If you are like most people saving for college is a daunting task and financially it seems overwhelming to even get started. However, the good news, time is on your side if you start early enough. As we say in the investment business, it is not timing the market that makes you a successful investor but time in the market that does. The same can be said about investing in a 529 plan.
According to the SEC’s Office of Investor Education and Advocacy, a 529 plan is a tax-advantaged savings plan designed to encourage saving for future education costs. Legally known as “qualified tuition plans” 529 plans are sponsored by states, state agencies, or educational institutions and are authorized by Section 529 of the Internal Revenue Code.
Why Invest in A Plan Instead of Saving on Your Own?
Quite frankly, most people do not have the time, skill or ability to save on their own. If you can set up a monthly deposit into a 529 plan that is best, because you are automatically saving a certain amount every single month and depending on what you invest in, you are effectively dollar cost averaging into the stock market and buying when prices could be down.
Pre-Paid Plans vs. Traditional 529 Plans
If you know for certain you want your child to attend a specific state school or your alma mater then you can use a 529 Plan to pay the tuition up front. The reason for this is to lock in a set price and eliminate all the tuition increases until your child attends this specific school. In the past this would have saved thousands of dollars because of annual tuition increases every year. The downside is flexibility. What if your child wants to go out of state or decides they do not like your alma mater and decides to attend another college, but they do not offer the pre-paid option?
State Plan vs. Out of State Plan
One of the best things about investing in a state-sponsored 529 plan is the tax advantage that goes with it. In Colorado, for example, you get the 4.63% state tax exemption for the amount you invest in Colorado’s CollegeInvest 529 Plan. If you have good investment choices in your state plan there is absolutely no reason not to. Typically, you will have age-based plans or index funds as investment choices, which means most states will have similar options and investment returns.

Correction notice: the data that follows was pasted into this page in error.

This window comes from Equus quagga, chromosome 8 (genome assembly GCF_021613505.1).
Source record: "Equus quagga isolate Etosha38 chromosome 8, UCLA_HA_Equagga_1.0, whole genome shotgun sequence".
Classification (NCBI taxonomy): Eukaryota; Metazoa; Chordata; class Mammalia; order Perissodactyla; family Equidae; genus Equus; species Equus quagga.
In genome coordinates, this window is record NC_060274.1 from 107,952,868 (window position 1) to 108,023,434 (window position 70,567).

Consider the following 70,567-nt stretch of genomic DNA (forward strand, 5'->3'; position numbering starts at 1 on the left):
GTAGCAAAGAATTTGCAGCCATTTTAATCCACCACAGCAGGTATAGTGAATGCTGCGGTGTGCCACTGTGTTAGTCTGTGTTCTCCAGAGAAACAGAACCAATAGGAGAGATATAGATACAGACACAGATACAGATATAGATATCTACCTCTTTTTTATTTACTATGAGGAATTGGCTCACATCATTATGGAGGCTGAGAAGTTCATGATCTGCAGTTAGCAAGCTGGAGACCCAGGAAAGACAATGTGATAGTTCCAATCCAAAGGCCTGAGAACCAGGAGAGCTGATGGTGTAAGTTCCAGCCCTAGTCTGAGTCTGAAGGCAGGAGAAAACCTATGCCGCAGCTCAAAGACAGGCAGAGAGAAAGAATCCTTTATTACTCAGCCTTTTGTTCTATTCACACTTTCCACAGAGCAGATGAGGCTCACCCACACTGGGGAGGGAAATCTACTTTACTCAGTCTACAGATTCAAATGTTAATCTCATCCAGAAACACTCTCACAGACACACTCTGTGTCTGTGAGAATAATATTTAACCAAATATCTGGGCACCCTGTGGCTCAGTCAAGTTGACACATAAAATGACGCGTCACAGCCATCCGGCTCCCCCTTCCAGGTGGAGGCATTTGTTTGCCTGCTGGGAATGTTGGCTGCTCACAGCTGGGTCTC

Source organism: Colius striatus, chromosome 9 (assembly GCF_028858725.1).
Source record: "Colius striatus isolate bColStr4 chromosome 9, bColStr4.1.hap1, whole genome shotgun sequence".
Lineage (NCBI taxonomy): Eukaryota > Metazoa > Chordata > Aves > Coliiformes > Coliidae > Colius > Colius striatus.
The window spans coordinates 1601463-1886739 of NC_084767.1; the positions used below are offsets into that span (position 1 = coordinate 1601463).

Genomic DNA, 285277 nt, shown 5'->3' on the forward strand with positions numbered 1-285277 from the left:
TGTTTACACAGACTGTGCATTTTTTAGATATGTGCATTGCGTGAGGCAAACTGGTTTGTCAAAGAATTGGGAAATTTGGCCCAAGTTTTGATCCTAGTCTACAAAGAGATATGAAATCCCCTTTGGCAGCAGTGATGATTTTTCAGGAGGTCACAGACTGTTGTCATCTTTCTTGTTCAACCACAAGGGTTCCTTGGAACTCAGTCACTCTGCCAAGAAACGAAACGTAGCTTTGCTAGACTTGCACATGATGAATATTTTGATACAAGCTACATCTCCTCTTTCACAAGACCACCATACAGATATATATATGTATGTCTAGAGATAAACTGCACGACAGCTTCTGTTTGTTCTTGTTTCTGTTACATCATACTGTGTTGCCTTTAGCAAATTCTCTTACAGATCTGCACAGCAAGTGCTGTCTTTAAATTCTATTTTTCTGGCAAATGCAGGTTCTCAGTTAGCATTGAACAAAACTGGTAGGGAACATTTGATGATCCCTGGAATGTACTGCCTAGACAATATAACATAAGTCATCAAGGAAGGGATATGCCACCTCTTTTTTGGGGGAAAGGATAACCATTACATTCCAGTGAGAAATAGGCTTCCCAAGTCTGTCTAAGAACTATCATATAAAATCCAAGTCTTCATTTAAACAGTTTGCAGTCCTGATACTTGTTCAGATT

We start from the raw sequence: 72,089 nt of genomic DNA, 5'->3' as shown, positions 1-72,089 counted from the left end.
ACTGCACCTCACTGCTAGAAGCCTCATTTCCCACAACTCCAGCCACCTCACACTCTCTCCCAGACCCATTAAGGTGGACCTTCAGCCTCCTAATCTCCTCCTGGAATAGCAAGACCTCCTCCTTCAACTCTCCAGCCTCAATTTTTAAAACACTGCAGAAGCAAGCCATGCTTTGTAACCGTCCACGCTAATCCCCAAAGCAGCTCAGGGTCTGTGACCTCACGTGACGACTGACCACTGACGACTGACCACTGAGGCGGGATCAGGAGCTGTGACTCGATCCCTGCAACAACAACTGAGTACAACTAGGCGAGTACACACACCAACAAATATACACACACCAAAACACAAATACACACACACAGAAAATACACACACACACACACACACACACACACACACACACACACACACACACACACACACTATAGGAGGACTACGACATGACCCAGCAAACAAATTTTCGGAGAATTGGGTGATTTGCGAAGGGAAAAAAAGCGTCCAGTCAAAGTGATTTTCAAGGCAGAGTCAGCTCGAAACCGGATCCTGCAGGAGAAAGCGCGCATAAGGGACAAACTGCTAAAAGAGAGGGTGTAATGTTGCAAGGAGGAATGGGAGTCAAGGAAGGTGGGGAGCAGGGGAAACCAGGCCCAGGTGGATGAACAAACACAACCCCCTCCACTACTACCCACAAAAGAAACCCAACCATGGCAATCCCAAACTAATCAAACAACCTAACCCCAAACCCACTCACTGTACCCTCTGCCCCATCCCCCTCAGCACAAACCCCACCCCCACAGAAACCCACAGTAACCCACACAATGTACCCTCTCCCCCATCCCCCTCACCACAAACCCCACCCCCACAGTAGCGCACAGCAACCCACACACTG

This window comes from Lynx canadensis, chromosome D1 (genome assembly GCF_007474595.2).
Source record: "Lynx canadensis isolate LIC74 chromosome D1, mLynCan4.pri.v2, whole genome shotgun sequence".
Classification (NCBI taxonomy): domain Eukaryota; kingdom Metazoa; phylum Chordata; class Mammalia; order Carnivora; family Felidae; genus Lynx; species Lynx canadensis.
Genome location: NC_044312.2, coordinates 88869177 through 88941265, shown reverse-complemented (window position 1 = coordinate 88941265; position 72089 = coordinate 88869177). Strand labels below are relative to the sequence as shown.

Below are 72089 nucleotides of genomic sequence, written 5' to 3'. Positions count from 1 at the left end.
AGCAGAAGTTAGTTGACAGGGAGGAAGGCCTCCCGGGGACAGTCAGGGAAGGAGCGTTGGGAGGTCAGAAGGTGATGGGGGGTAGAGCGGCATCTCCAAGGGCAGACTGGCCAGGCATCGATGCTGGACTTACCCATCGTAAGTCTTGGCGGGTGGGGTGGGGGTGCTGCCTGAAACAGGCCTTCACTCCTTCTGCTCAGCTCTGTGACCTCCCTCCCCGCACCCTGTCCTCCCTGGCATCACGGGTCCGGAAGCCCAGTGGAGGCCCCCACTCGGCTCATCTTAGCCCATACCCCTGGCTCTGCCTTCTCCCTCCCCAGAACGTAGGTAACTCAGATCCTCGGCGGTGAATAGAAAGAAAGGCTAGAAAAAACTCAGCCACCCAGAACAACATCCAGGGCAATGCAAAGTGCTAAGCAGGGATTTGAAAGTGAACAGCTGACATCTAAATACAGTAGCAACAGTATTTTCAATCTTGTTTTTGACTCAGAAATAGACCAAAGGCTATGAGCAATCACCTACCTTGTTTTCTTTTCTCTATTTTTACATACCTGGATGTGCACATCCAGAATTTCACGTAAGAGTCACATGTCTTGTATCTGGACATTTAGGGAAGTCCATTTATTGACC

Child’s Age and Risk Profile
The younger your child is when you enroll in a plan the more aggressive you should be in your investment selections. This is when a few bear markets can work to your advantage. If you are starting to invest when your child is born you will have 18 years until they go to college. If you are investing every single month, then bear markets will allow you to accumulate even more than during up or bull markets. However, when your child reaches age 17 it makes sense to get more cautious and move your investments in the plan to the most conservative investment option like a fixed annuity or a short-term bond vehicle. No reason to take on stock market risk at that stage in the game since you will need the money in just a year.
529 Plan Alternatives
Another option for college savings is to open a custodial account that your child has access to at 21 years of age. The problem with this is taxes and control. You will owe taxes on any capital gains or income generated by the custodial account and most likely have to file a separate tax return. With a 529 plan, all capital gains and income generated by the investments grow tax free. The other issue is control at age 21. Your child gets the money/investments at age 21 whether you want them to or not. What is to stop them from spending the money or selling all the investments and buying a new car or taking an expensive vacation? The account is in their name and can do whatever they please the funds.
College may seem like a long way off when your child is born but with the cost of college rising consistently over the rate of inflation every year you can never start soon enough. Fortunately, we live in Colorado where I think we have one of the best 529 plans in the country, with great investment choices, low fees, and excellent service.
Fred Taylor serves as Vice Chair of CollegeInvest, the nonprofit board of Colorado’s 529 plan. Disclosures: Above material is for information and education purposes only. Past performance is no guarantee of future returns. All investing involves the risk of permanent losses, and there are no assurances that any level of distributions can be supported by a portfolio. Consult your individual advisor for guidance specific to your circumstances.